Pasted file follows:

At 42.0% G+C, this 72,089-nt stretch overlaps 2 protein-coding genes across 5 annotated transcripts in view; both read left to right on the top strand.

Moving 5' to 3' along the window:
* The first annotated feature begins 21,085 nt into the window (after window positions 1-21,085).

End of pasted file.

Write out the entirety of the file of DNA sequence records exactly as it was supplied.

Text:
At 42.0% G+C, this 72,089-nt stretch overlaps 2 protein-coding genes across 5 annotated transcripts in view; both read left to right on the top strand.

Moving 5' to 3' along the window:
* The first annotated feature begins 21,085 nt into the window (after window positions 1-21,085).